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Straight Shooting with Danyelle Wolf
Danyelle Wolf is not your typical athlete. Having played every sport from field hockey to track, she is now a three-time USA National Boxing Champion. Danyelle took a break from her training for Team USA and talked to us about competing, the importance of being a multi-sport athlete and her advice on how to Play Huge.
Photo Credit: DanyelleWolf.com
Carrie Macioce: You played multiple sports growing up, how did you decide that boxing was the best sport for you?
Danyelle Wolf: After graduating college I moved out to California and began a job as a life coach and a private teacher. And I just felt like I wasn’t living out my passion as an athlete.
I started training for triathlons and people kept stopping me when I was running and asking if I was a fighter – that’s how it all started. I gave it a try and fell in love with the sport. Since I’ve played so many different sports, I was really open to learning and it ended up being the sport that really challenged me.
??Off to Memphis, Tennessee for the Olympic trials finals! Thanks to everyone for the constant support and to all of those who go Team Wolf shirts!!! I feel so blessed to have such a great team and fan base on my side!! I've never felt this strong and this ready for a fight in my entire boxing career!!!!! You're going to see a BEAST!!! #usaboxing #blessed #roadtorio
CM: How did playing multiple sports help you become a successful athlete?
DW: I’ve been a multi-sport athlete since I was 4 years old. I played field hockey, basketball, soccer, track, softball; you name it, I played it.
I was always a big believer in trying every sport and finding that sport you’re extremely passionate about. Being that type of athlete, and being open-minded, really helped me excel as an athlete to be who I am today. It made me well rounded and adaptable to any situation, and that’s what boxing is all about.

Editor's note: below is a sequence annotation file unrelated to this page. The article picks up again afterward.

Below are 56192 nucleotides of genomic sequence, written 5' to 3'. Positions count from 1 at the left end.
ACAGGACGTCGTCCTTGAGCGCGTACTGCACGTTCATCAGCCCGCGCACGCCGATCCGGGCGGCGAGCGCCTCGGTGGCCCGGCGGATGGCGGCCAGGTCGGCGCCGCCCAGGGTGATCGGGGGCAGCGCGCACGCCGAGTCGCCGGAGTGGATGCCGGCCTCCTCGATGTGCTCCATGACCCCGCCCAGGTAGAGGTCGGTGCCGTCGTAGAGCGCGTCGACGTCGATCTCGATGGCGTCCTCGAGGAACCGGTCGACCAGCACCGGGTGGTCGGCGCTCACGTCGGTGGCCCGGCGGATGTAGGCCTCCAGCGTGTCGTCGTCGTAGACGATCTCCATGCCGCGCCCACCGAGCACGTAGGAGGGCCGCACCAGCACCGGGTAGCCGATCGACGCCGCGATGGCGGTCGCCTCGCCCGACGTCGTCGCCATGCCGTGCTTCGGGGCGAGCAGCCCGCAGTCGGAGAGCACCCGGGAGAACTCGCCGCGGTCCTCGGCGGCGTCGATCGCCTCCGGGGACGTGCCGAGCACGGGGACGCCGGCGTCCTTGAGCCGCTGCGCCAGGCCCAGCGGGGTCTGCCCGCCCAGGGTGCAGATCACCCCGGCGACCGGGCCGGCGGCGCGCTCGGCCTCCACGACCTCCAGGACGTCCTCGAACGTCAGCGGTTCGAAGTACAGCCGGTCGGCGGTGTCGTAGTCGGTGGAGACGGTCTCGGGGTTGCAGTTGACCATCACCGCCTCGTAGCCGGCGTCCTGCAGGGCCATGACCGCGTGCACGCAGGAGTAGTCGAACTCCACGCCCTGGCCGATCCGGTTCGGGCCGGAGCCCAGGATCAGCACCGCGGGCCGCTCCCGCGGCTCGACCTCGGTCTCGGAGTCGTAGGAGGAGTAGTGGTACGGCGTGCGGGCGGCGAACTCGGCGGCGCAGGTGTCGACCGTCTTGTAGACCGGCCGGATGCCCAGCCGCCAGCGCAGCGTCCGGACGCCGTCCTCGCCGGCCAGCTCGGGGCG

I owe a lot to field hockey. That was my favorite sport growing up… I was captain of my team, and got a full ride to college for field hockey.
CM: What type of cross training are you doing as a member of Team USA?
DW: I like to mix it up with conditioning and I run a lot. I like to run up Mt. Soledad, which is 2.5 miles straight up. I do a lot of hill runs, hill sprints, and interval training. I’ll find a place with a lot of street signs and I’ll sprint every other street sign or sprint two signs, then jog the distance of one street sign.
I also incorporate everything from burpees to air squats, lunges, dive-bombers and pushups. Doing heavy weights will really slow you down in boxing, so I stick to using my body weight.
CM: What advice do you have for younger athletes?
DW: My advice to all the younger athletes out there is to try every sport you have interest in. It will draw you to find the sport that you are most passionate about. If I had just stuck with one sport I wouldn’t be the athlete that I am today.
And give 110 percent if you’re going to play a sport, don’t settle for sitting on the bench or playing half the game. Make it your goal to be captain of the team and the highest scorer.
When I played field hockey, all that additional practice in the preseason and in the summer before school started really showed that I was ready. I came ready to play and ready to start the game. What work you put into it, that’s what you’ll get back out of it.